Manifesta 10: Iron Arch / Souvenir
Watch Iron Arch on YouTube:
Public sculpture Souvenir and video Iron Arch were a special commission for the 10th edition of Manifesta Biennial that took place in the city of St Petersburg in Russia in 2014. The work was presented as part of the programme of art in public space curated by Joanna Warsza. The work was a reaction to the annexation of Crimea in spring 2014 and Russia’s military aggression in the territories of Ukraine.
Norman’s artistic intervention addressed Russian government’s fear that revolutionary sentiments could spread from the neighbouring country to the main squares of Russian cities and shake the ruling regime. During Euromaidan protests that started in late November 2013 in Kyiv the corrupt government of Viktor Yanukovych has been toppled.
Souvenir is a sculptural intervention, a metal scaffolding of a Christmas tree that Norman erected in mid-July 2014 on the Palace Square in St Petersburg. The sculpture is referring to the metal structure of a Christmas tree that was erected by the Kiev city government on Maidan Nezalezhnosti in November 2013. As the revolutionary events unrolled on Maidan, the tree was taken over by the protesters and was decorated with flags and political posters. Eventually the Christmas tree (Yelinka in Ukrainian) became the symbol of the revolution.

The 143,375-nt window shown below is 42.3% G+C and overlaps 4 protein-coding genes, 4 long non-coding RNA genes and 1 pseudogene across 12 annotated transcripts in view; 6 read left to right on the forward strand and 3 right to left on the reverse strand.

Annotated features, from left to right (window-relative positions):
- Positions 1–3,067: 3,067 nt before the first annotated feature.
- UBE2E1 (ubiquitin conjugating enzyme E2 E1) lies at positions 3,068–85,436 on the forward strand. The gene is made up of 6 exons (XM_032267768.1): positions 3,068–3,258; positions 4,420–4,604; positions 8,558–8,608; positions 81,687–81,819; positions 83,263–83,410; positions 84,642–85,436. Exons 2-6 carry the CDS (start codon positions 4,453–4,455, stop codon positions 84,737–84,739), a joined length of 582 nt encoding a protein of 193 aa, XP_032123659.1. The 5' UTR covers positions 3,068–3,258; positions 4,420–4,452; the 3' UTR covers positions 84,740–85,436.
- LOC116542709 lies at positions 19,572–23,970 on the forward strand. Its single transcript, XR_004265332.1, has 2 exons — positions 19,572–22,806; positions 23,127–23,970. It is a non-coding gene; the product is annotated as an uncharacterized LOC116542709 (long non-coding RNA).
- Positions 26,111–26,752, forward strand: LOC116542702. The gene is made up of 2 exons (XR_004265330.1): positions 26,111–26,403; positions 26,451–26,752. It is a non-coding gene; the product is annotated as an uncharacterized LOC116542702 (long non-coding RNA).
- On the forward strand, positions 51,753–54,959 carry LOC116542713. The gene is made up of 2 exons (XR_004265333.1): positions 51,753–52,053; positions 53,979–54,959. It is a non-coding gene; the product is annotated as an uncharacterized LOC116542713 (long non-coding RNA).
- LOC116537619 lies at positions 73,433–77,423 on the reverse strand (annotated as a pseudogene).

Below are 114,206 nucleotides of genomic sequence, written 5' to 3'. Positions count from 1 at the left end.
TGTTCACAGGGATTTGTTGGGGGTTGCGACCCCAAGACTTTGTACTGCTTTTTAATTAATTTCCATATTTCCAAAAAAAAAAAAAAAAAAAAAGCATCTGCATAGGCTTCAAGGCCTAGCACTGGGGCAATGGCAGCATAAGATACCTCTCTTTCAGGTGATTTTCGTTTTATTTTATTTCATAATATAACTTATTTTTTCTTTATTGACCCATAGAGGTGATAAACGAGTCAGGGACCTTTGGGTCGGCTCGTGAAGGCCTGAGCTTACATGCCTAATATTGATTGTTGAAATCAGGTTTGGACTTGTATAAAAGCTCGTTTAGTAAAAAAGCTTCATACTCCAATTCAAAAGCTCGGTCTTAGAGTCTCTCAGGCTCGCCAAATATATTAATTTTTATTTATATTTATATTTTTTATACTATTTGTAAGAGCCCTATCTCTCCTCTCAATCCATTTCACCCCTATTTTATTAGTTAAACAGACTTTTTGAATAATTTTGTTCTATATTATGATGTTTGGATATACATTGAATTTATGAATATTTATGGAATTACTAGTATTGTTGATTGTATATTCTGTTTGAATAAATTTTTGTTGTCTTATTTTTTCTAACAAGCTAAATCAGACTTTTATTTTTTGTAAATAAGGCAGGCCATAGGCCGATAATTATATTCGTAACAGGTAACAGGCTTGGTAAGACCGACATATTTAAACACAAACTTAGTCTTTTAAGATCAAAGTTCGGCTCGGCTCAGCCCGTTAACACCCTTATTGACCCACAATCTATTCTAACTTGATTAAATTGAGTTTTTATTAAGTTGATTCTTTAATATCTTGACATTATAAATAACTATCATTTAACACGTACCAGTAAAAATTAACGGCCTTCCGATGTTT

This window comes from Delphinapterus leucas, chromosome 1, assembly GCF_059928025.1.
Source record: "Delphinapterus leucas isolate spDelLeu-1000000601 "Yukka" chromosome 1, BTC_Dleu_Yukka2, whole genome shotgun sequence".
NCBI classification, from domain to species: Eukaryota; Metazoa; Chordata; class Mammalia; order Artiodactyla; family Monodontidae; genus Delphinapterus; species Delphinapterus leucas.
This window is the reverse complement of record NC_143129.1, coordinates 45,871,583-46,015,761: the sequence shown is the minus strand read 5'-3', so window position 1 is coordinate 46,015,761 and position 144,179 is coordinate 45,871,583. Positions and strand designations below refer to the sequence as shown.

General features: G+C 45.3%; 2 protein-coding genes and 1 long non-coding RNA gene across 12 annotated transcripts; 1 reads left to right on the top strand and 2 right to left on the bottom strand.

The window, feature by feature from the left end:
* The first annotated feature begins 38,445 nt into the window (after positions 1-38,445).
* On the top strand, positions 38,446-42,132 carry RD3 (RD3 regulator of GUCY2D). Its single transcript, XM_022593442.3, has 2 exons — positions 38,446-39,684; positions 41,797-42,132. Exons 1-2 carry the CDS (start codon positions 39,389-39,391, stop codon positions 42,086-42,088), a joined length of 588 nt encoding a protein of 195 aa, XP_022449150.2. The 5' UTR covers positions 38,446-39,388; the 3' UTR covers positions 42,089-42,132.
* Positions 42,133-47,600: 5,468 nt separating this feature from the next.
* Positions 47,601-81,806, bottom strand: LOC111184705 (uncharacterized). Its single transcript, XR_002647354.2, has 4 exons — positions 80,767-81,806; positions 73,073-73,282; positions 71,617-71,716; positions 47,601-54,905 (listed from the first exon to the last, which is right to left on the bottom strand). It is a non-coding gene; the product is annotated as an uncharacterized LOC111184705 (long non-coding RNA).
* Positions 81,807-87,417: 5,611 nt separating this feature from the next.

Video Iron Arch is a collaboration with Alevtina Kakhidze, a performance artist and Euromaidan activist from Kyiv. The video shows a performative tour that makes use of the topographical similarities between Maidan and Palace Square and it symbolically lays the phycological image of revolutionary Kyiv over St Petersburg. While the Russian government tries to preserve the image of Palace Square as the symbol of imperial greatness, the artwork suggests the square as a site of memory of public protests and revolutions that have changed the course of Russian history.